vain. Neither made good the claims that were put
forward in its behalf by newspapers and rail
roads. Will Orogrande do better? There is not
much encouragement in the reports that come
from there. A near-by publication declares that
the gold-bearing ledge is a true fissure well in
place and then, to enhance the magnitude of the
strike, it asserts that the vein is incredibly wide
and that "neither of the walls has been found
yet." A veiu in place, the walls of which have
not yet been found, is certainly worth the price
of admission. In other camps two wall of the
basic rock of the country are needed as evidence
.hat a vein is in place. If the rules of geologic
evidence are different in Idaho the Geological Sur
vey should lose no time In reporting the facts. .
A BIRTH EVERY FIFTEEN MINUTES.
This is the record in the birth of cars In the
shops- of the Bulck Car Company. The Consoli
dated Wagon & Machine Co. are the local representatives.
A SUMMER OF SUMMERS.
You can take a bet at long odds on Salt Lake
this summer. From all indications it is going to
be a winner particularly as to amusements. Wo
never have been very slow in this line, and
signs of the waning spring point to a record
breaking season after Decoration day at the va
rious resorts and in and about town. Saltair,
Wandamere, the Lagoon and the Salt Palace have
each spent a lot of money since last September,
and the four big resorts are in better shape than
they have ever been for a summer of fun.
Saltair gets Its big steel bicycle saucer track,
with a seating capacity of 3,500 people and a pit
that will hold a few more thousand. Held's band
Is to play In the dance pavilion throughout the
season, and this means mighty good music there.
The water is way up under the pavilion and the
bathing will bo groat. In fact, the old resort is
kicking around like a colt In a new pasture.
Fresh water bathing will be a feature of tho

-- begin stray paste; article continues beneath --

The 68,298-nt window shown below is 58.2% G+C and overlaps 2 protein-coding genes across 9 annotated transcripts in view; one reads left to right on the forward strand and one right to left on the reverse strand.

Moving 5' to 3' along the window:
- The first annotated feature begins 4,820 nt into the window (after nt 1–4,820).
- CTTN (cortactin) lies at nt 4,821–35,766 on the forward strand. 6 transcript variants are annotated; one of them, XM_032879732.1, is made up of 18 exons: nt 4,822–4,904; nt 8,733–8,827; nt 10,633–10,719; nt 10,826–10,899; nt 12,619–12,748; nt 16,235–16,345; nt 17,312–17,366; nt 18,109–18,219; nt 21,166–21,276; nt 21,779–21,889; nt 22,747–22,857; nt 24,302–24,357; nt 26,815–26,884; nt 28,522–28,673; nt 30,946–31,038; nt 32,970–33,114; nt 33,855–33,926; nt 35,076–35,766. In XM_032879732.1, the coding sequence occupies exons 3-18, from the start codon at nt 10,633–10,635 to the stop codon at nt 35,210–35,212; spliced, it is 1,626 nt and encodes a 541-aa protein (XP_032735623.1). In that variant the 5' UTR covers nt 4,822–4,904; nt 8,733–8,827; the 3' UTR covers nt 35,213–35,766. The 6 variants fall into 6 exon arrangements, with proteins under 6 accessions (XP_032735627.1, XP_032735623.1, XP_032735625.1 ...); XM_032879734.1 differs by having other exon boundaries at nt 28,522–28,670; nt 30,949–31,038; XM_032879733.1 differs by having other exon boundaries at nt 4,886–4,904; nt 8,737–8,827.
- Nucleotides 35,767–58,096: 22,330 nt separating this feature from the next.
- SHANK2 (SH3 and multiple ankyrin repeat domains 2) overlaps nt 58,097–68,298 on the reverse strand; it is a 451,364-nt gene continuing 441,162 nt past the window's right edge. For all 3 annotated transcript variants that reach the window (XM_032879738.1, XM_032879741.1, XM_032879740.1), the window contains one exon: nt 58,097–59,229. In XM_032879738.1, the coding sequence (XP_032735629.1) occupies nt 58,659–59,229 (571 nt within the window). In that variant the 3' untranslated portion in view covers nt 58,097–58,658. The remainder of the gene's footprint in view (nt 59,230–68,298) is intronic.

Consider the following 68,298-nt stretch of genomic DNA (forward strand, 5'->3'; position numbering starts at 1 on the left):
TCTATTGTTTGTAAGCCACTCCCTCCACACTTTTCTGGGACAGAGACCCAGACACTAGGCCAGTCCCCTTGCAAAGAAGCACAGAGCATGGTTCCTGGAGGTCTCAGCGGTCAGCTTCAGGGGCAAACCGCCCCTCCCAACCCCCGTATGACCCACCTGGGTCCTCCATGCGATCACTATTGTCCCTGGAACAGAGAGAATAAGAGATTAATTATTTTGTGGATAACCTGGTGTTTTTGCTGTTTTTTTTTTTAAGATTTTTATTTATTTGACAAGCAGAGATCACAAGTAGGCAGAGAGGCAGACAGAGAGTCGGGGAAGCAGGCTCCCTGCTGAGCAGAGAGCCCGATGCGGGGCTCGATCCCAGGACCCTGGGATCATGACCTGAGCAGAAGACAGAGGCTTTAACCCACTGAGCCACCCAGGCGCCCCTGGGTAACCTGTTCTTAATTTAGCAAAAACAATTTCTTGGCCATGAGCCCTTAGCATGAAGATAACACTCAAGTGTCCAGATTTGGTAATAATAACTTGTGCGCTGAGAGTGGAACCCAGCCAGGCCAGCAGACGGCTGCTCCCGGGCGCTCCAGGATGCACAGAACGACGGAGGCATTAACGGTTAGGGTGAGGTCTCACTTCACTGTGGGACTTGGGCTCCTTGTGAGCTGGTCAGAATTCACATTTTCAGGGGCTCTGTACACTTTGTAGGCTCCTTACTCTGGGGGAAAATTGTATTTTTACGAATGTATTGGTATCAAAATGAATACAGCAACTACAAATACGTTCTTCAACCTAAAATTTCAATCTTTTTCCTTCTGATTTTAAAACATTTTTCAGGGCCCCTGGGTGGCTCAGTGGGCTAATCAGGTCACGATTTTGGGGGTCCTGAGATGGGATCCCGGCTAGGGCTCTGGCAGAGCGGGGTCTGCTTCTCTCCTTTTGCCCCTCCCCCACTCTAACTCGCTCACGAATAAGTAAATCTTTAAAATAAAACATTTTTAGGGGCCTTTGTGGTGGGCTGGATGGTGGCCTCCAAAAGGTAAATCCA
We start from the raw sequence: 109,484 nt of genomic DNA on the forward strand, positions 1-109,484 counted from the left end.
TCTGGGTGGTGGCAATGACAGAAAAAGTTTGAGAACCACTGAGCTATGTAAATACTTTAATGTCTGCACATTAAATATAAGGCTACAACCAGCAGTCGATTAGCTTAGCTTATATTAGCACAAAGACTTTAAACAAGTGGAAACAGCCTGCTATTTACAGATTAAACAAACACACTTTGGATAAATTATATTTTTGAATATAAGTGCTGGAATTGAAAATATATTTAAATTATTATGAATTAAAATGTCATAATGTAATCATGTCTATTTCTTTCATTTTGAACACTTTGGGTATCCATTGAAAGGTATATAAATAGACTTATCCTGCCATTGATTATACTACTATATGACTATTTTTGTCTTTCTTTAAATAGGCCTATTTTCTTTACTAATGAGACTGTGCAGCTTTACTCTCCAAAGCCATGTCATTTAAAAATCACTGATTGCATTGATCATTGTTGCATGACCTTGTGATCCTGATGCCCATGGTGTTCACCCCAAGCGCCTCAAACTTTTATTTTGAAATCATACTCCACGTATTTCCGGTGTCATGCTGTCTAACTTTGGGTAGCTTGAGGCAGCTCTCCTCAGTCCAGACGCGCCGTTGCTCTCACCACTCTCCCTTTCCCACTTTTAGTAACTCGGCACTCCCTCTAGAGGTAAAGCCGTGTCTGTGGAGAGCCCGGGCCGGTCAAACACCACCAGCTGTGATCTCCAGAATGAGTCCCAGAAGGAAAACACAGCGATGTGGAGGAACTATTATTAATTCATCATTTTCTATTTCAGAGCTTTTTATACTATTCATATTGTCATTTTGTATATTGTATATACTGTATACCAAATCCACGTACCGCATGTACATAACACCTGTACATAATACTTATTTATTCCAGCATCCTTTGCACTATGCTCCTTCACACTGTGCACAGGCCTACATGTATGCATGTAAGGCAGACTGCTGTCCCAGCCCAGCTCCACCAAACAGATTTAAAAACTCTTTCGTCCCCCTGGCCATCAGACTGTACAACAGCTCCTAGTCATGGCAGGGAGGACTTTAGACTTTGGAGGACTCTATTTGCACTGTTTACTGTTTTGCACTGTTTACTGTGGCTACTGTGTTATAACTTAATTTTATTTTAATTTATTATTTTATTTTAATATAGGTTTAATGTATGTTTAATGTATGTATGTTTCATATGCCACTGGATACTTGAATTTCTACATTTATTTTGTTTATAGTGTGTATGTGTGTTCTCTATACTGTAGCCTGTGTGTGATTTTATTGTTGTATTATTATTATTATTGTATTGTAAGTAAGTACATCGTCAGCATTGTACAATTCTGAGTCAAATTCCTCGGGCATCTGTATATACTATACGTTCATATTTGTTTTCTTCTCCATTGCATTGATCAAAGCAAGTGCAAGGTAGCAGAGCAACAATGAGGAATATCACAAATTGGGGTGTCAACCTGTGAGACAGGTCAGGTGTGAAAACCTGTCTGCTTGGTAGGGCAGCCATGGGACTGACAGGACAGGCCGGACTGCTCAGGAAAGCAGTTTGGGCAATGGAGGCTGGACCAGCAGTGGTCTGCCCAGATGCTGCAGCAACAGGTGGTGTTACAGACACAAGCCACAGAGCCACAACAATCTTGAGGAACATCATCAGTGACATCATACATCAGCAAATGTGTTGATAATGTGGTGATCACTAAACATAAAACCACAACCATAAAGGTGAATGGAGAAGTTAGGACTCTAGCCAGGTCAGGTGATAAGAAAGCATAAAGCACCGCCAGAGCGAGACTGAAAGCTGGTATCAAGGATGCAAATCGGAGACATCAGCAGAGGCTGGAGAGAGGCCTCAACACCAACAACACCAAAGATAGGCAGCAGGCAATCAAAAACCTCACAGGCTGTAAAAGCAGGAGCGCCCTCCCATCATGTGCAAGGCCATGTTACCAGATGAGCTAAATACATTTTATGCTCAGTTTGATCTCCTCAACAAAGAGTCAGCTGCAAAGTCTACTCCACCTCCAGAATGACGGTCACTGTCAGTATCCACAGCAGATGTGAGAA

Lagoon. About 160 bath houses have been put In
this year. The grounds have been beautified and
a fish hatchery installed.
At Wandamere they have put in a big swim
ming pool, fifty bath houses, golf links, tennis
courts, a straightaway cinder track, and added
five acres of parking to the resort.
At the Salt Palace the bike track will hold its
crowds as usual two or three times a week, and
tho management has engaged a balloonist to do a
few tricks in mid-air dally.
Transportation facilities to all the resorts
have been improved and Salt Lakers and their
tourist friends should not suffer from a surfeit
of amusement during the ensuing months.
EXPERT KODAK FINISHING.
Harry Shlplor, Commercial Photographer, 151
South Main, second floor.
J. I. GALLACHER
Has bought a Bulck runabout. It is a beauty.
The Consolidated Wagon & Machine Co. are tho
only ones you can buy them from.
HE LECTURETH THE CUBS
Continued from pngo 0.
oh thou of long ears and short tongue.
"Is one dipper of suds sufficient unto thee
when thy mouth cracketh with drouth?
"Is one kind word sufficient unto women, who
crave such by right?
"Dost thou imagine, too, that she will con
tinue to look for thee with gladness while remem
bering her thrice darned stockings?
Whilst thou sporteth with the -boys in thy new
raiment, nor attemptoth to elevate thy standing
with the boss that thy salary may got the earnest
"Dost thou even want her to?
"For if thou dost, contem -a thyself with a
few bucks per, assuredly art thou like unto that
animal which is seen occasionally, but whom none
desireth mightily for steady company."